Hopefully you’ve realised that the length “m” is the same length as the other dark blue line. This is useful, because we can find the value of m with the equation sin(C)*r, again thanks to the Sine rule.
We now have the hypotenuse and one of the other sides for the triangle “mnd”, so we can find the value of “d” (the amount the Earth has “dropped” away from the point where we are standing) by rearranging Pythagoras’ theorem: d=sqrt(n^2-m^2).
(remember that Pythagoras’ theorem states that the square of the hypotenuse is equal to the sum of the squares of the other 2 sides – which in this case means n^2=m^2+d^2. This means that d^2=n^2-m^2, so d=sqrt(n^2-m^2).)
Nice and simple.
Now we want to ask the question relating to how far below the horizon the base of the object is. This is the distance “h”.
There are 2 ways of approaching this problem. We’re going to look at the way to approach it in terms of an object we can see at least the top of over the horizon, first, so we can talk about it in terms of the height of the object itself.
Then we’re going to use the more general (and simpler) version, which will describe all objects – even those we can’t and can never see over the horizon – at the bottom of the post.
Let’s go through the first method – finding the distance below the horizon the base of an object is when we can see its top.
To do this we first want to find the height “y”, which is the shortest height this object can be for us to see its top over the horizon from this distance.
We begin by finding the distance “e” (the distance from our eyes to the horizon), which is sqrt((r+x)^2-r^2). Again this is just rearranging the Pythagorean theorem.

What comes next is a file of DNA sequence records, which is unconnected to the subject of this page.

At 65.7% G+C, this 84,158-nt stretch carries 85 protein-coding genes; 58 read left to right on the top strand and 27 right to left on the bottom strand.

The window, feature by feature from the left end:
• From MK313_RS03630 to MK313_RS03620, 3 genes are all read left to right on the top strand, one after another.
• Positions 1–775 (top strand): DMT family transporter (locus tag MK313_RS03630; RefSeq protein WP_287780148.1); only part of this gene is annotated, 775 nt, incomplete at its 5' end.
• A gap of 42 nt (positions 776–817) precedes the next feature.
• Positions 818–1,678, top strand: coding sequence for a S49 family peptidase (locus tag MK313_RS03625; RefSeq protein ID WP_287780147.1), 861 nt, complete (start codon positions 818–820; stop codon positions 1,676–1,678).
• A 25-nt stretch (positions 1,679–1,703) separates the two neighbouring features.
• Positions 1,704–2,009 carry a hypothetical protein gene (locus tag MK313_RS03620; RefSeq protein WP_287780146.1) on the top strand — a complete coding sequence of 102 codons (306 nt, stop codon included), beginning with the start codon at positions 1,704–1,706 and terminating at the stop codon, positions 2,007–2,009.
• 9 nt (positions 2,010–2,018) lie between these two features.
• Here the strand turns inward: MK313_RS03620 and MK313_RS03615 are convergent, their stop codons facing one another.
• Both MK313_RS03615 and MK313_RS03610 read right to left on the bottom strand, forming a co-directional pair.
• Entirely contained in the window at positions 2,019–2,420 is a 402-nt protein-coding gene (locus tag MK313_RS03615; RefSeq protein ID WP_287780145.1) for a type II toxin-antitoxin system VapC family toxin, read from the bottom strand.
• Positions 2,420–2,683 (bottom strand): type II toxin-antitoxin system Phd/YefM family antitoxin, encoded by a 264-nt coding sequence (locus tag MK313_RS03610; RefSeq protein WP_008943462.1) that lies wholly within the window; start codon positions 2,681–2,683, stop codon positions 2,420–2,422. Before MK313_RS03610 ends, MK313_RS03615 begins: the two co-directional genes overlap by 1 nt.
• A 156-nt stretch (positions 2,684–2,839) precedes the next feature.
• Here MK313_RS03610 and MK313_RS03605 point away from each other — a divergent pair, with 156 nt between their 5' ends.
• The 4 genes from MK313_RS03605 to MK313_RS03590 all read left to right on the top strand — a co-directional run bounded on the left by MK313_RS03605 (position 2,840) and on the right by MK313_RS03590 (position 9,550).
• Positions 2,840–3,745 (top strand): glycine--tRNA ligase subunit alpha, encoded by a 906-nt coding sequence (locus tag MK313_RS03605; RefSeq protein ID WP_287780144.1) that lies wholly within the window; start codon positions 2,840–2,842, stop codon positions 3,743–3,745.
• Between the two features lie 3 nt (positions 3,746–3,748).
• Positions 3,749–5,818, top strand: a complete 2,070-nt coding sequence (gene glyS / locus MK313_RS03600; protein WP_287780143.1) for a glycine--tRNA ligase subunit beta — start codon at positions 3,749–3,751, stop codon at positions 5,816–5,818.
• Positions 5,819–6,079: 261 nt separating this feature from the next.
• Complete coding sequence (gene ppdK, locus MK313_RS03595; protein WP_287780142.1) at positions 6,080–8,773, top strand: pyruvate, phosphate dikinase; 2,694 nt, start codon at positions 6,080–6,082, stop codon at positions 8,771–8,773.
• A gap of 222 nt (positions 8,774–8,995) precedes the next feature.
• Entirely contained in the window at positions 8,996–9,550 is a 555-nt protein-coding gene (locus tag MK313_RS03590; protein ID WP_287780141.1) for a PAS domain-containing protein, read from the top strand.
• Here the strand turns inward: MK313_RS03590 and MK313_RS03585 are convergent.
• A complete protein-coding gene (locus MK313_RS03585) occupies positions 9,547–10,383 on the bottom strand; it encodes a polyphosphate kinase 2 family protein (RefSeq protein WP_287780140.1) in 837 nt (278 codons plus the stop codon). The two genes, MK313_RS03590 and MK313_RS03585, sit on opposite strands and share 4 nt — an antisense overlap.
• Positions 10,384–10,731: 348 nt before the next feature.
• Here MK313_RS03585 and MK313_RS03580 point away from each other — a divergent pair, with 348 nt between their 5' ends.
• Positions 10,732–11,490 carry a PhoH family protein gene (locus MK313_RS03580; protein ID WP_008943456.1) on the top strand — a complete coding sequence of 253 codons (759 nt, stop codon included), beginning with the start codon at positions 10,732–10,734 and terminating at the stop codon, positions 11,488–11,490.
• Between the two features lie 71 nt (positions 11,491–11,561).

Now we’ve found “e”, we can find the angle “A”, which is arcsin(e/(r+x)), since the Sine of “A” is defined as the ratio of the opposite divided by the hypotenuse (in this case e/(r+y)).
Now we have the angle “A”, we can get the angle “B” as simply C-A.
With the angle “B”, we can now find the angle “T” as 90-B, and the angle “S” as 90-A.
We can again use the Sine rule to find the value “r+y”, which will equal (r+x)*sin(S)/sin(T). To find the value of “y”, we just take the radius away from this result (giving us ((r+x)*sin(S)/sin(T))-r), and we have the shortest height this object can be for us to be able to see its top over the horizon (actually the height at which its top disappears with the horizon).
Now we have the angle of “T”, we can see that the triangle that “h” is part of is just a similar triangle to the larger triangle (the scale is different, but the angles, and thus the ratios of the lengths of the sides, are all the same. When shapes have the same angles as each other, but are different scales, they are called “similar”, because the ratios of their sides and their angles will remain the same).
We can find the value of “h” by simply multiplying “r” by the ratio of y/(r+y), or we can use the Sine rule again, and find that h = sin(T)*y, which is exactly the same thing. Hopefully that makes sense. Remember that sin(T) = r/(r+y), so sin(T)*y is y*r/(r+y).